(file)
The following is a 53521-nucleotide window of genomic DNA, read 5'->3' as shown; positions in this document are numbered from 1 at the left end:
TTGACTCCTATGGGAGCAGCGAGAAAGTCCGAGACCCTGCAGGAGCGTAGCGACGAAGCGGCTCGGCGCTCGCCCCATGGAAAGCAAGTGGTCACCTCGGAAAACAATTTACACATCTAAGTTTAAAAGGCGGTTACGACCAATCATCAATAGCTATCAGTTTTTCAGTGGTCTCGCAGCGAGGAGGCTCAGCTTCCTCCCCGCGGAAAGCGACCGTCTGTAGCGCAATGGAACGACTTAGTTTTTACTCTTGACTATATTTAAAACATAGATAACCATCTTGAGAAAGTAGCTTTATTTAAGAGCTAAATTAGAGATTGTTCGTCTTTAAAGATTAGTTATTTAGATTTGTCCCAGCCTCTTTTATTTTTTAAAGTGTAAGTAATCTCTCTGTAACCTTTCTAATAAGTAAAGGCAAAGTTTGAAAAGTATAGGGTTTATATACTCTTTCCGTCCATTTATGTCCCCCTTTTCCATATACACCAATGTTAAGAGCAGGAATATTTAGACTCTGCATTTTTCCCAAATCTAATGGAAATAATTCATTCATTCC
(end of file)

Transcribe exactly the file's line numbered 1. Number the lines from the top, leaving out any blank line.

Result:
The following is a 53521-nucleotide window of genomic DNA, read 5'->3' as shown; positions in this document are numbered from 1 at the left end: